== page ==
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One of the most common questions I receive is what my flashcard deck looks like and how I think one should organise a deck of flashcards for optimum learning. The reason I seldom give straight answers to these questions is that the true answer is usually “it depends”. However, I can still say quite a lot about what it depends on and I will try to do so in this article.

overflowNote that what I say here is generally applicable for flashcard programs in general (including paper flashcards, actually), but the specific software you’re using might limit what you can do. Anki is the only program I know that allows you to do everything I talk about here and more (although it is certainly harder to use). Other programs might be really good for other reasons, such as Skritter being excellent for handwriting, but this is not something I plan to discuss in this article. Instead, I will keep to major principles and leave different software for later.

Flashcard overflow, part 1: Review direction

One of the most immediate problems that faces people who use spaced repetition software is that they need to decide how they want their flashcards to work. In its most basic form, this question is a matter of direction. The most basic kind of flashcards have two sides, front and back, and you need to decide what goes on the front and what goes on the back.

Sounds easy? It’s not. Even if your particular program only allows you to enter three elements on each flashcard, such as Chinese character(s), pronunciation and definition, you still face the problem of directionality. Given three elements, you can set up three different kinds of cards. Actually, if we mix in audio recordings or pictures, you can have more combinations than this, but let’s not make it more complicated than it already is:

  1. Chinese characters on the front, pronunciation and definition on the back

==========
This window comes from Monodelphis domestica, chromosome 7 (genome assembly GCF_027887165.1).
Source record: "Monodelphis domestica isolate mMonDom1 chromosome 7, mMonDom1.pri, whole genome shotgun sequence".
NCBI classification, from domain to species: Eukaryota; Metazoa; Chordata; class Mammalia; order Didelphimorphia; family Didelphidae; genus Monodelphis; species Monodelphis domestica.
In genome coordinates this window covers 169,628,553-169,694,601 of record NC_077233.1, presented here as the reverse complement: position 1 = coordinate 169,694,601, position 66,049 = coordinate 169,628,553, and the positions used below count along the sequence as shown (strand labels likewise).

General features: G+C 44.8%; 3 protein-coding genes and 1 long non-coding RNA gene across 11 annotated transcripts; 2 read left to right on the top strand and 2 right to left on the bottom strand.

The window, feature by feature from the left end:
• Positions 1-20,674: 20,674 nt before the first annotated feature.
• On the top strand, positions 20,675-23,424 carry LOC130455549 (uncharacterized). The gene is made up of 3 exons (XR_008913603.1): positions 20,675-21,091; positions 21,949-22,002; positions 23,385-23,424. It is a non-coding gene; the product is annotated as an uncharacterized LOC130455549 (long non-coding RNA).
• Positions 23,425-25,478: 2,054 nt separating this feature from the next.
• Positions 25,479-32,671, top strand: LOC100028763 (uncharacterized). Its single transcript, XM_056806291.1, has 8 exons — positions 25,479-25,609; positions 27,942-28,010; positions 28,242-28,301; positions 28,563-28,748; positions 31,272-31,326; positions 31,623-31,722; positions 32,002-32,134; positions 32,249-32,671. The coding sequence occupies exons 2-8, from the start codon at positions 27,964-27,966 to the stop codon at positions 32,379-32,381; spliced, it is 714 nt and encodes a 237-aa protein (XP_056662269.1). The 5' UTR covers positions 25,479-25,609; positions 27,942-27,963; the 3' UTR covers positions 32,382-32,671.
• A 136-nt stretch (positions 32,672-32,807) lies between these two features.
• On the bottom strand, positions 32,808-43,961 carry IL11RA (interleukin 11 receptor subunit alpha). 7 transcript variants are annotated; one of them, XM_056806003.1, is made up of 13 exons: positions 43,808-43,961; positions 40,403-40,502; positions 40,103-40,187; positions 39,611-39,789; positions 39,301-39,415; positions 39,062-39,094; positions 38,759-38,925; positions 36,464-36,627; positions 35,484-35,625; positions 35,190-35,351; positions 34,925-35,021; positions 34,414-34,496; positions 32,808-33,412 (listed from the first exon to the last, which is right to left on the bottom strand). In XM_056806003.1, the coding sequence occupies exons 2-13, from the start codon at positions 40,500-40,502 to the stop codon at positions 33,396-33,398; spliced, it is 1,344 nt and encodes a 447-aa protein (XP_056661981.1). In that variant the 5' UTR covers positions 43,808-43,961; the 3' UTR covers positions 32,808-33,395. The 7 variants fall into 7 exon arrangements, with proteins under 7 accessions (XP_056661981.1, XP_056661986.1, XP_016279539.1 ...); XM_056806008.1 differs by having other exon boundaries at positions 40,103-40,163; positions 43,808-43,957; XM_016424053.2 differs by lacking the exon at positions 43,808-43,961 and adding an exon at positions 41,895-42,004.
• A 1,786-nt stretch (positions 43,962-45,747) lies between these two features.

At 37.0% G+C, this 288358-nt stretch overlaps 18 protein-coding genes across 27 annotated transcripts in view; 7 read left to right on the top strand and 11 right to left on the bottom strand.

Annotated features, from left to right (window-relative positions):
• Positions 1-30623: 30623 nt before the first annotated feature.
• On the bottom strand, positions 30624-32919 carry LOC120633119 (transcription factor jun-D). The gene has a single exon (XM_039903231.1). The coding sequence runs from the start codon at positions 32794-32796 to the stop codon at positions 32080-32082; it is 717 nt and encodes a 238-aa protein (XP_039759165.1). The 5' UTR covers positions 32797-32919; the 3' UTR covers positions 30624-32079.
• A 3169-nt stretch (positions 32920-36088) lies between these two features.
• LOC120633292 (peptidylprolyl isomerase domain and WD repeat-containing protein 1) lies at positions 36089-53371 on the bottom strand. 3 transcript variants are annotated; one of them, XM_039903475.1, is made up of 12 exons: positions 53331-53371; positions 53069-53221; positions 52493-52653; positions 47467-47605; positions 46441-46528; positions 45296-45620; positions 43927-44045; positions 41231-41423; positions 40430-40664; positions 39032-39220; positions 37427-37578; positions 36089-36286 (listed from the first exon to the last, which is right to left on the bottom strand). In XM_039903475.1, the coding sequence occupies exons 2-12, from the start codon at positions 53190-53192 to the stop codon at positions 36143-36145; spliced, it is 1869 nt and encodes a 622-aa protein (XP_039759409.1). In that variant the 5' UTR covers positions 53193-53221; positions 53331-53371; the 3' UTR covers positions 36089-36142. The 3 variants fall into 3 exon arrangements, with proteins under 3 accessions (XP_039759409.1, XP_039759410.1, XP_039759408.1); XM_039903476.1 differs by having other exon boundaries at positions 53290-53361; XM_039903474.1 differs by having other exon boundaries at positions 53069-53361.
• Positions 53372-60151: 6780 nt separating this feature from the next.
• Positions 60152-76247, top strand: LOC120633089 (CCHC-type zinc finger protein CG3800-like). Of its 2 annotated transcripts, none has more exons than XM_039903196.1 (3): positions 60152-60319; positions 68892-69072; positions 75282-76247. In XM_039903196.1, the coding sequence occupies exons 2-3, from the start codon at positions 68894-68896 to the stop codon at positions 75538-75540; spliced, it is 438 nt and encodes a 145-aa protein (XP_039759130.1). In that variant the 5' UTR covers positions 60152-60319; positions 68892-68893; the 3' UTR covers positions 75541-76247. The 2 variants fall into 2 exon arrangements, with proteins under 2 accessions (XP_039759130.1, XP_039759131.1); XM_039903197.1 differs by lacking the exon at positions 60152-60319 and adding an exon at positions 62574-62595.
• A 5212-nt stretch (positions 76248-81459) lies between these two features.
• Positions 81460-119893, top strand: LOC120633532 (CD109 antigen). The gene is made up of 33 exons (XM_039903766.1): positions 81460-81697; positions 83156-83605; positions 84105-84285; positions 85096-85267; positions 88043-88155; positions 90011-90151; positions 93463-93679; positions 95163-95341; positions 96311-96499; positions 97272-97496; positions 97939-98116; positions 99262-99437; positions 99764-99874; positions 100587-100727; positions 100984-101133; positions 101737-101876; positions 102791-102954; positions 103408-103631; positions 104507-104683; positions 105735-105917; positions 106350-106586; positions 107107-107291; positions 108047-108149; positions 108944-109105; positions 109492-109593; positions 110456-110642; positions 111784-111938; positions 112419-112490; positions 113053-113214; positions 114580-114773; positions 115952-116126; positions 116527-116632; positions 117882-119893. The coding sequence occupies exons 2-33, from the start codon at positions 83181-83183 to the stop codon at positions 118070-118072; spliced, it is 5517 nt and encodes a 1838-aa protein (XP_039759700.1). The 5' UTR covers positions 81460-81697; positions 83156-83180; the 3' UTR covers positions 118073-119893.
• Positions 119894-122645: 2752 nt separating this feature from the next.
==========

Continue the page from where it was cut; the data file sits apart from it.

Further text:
2. Pronunciation on the front, Chinese characters and definition on the back
  3. Definition on the front, Chinese characters and pronunciation on the back

This means that if we want to learn 500 words from the textbook we’re currently using, we could end up with 500 words, but 1500 flashcards, three for each word. This might be manageable, but if your vocabulary swells to thousands of words, your flashcard deck will become unusable very quickly. This is what I mean when I say flashcard overflow and it’s a very real problem. Before we start talking about solutions, let’s look at a second problem that is the nail in the coffin for the idea that you can create flashcards for everything.

Flashcard overflow, part 2: Review level

As if it wasn’t enough that we tripled the number of flashcards above, we also have to take into account what linguistic level we’re aiming for and therefore what we write on each side of the flashcard. Here’s a breakdown of the possible levels, starting with the smallest:

  1. Character components (phonemes for sound)
  2. Individual characters (monosyllables for sound)
  3. Single words
  4. Short phrases and collocations
  5. Sentences

Let’s say we encounter the sentence 今天太阳很大 and we want to learn it. Should we put the entire sentence on one card? Should we add 太阳很大 to focus our attention on the fact that we can say “the sun is big” in Chinese to indicate that it’s sunny? Should we add 今天, 太阳 and 大 as three separate words? Should we also add 阳 as a separate character that means “sun”? Or perhaps break it down even further and add 阝 which isn’t a character in itself, but is a common component that means “hill”, and 日 which is a character that also means “sun”?

Clearly, we can’t do all of this at the same time, especially not consider that each question can be answered in three ways depending on what you put on the front of the flashcard, the number of cards will spin out of control very fast. The question, then, in what should we add?

What cards should I add? It depends on what you want to learn!

Let’s return to the “it depends” answer I usually give to people who ask about flashcard models and review directions. First, the review direction (i.e. what you put on the front of the card) is mostly determined by what you use your flashcards for and what you cover through other means of studying (remember, spaced repetition software isn’t a panacea).

Here’s my personal philosophy:

  • For basic words, add both characters to pronunciation/definition and definition to pronunciation/characters. You need to understand these words and you need to be able to produce them as well. If the words are really basic and if you practise Chinese often, you can probably do away with the second type of cards because you will learn that by using the words.
  • When you encounter new sentence patterns or grammar, use sentences. This should be quite obvious, but don’t treat sentence patterns such as 因为… 所以… like single words, instead add sentences. If you find new instances of the same pattern that don’t fit your previous understanding, you can consider adding these as well. I don’t think that adding an example sentence is enough, though, you need the sentence to be part of the question.